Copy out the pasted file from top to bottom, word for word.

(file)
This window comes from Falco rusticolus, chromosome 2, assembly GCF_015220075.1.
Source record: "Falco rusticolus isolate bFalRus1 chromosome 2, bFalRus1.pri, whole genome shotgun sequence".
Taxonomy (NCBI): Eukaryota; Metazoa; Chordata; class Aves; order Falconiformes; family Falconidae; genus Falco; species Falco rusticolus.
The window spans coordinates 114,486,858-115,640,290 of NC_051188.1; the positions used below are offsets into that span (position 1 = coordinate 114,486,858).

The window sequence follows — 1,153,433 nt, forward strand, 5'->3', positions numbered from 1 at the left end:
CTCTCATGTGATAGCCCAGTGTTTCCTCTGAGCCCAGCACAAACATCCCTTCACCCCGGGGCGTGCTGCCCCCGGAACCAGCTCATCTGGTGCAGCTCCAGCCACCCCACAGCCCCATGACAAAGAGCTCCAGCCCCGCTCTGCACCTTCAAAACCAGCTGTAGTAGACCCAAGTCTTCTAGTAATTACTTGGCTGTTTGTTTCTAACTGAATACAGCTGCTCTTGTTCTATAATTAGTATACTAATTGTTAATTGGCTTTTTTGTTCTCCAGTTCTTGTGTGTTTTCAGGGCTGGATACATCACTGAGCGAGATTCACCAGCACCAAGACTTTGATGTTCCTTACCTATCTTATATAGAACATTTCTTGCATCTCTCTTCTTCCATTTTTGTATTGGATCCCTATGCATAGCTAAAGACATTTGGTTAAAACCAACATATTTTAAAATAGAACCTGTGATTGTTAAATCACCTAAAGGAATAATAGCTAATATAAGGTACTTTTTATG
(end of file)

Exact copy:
This window comes from Falco rusticolus, chromosome 2, assembly GCF_015220075.1.
Source record: "Falco rusticolus isolate bFalRus1 chromosome 2, bFalRus1.pri, whole genome shotgun sequence".
Taxonomy (NCBI): Eukaryota; Metazoa; Chordata; class Aves; order Falconiformes; family Falconidae; genus Falco; species Falco rusticolus.
The window spans coordinates 114,486,858-115,640,290 of NC_051188.1; the positions used below are offsets into that span (position 1 = coordinate 114,486,858).

The window sequence follows — 1,153,433 nt, forward strand, 5'->3', positions numbered from 1 at the left end:
CTCTCATGTGATAGCCCAGTGTTTCCTCTGAGCCCAGCACAAACATCCCTTCACCCCGGGGCGTGCTGCCCCCGGAACCAGCTCATCTGGTGCAGCTCCAGCCACCCCACAGCCCCATGACAAAGAGCTCCAGCCCCGCTCTGCACCTTCAAAACCAGCTGTAGTAGACCCAAGTCTTCTAGTAATTACTTGGCTGTTTGTTTCTAACTGAATACAGCTGCTCTTGTTCTATAATTAGTATACTAATTGTTAATTGGCTTTTTTGTTCTCCAGTTCTTGTGTGTTTTCAGGGCTGGATACATCACTGAGCGAGATTCACCAGCACCAAGACTTTGATGTTCCTTACCTATCTTATATAGAACATTTCTTGCATCTCTCTTCTTCCATTTTTGTATTGGATCCCTATGCATAGCTAAAGACATTTGGTTAAAACCAACATATTTTAAAATAGAACCTGTGATTGTTAAATCACCTAAAGGAATAATAGCTAATATAAGGTACTTTTTATG